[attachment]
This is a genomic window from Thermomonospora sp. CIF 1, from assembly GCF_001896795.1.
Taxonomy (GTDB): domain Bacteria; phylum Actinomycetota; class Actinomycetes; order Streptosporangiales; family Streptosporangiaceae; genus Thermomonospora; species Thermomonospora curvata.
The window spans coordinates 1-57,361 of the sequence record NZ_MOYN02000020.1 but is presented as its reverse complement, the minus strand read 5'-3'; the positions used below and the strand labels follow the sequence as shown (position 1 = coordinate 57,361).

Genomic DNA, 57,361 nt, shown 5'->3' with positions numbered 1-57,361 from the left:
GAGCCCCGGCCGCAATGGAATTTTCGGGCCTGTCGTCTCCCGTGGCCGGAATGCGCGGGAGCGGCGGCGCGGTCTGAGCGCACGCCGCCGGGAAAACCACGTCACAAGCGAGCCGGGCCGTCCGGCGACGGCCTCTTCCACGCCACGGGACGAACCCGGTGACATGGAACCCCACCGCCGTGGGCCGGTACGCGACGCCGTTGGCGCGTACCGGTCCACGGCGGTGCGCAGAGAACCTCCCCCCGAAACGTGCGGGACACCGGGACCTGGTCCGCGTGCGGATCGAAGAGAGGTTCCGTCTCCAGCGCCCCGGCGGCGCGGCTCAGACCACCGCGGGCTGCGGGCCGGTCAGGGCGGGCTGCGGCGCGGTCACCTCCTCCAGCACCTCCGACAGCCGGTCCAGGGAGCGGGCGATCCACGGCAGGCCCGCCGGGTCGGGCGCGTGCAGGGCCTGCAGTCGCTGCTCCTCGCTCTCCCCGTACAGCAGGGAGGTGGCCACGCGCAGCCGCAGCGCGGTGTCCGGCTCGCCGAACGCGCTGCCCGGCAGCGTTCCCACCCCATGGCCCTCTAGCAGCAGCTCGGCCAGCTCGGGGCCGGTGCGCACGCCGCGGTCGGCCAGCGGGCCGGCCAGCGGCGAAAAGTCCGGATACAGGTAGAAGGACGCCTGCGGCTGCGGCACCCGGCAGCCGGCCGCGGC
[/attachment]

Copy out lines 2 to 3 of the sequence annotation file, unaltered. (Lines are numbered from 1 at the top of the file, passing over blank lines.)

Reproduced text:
Taxonomy (GTDB): domain Bacteria; phylum Actinomycetota; class Actinomycetes; order Streptosporangiales; family Streptosporangiaceae; genus Thermomonospora; species Thermomonospora curvata.
The window spans coordinates 1-57,361 of the sequence record NZ_MOYN02000020.1 but is presented as its reverse complement, the minus strand read 5'-3'; the positions used below and the strand labels follow the sequence as shown (position 1 = coordinate 57,361).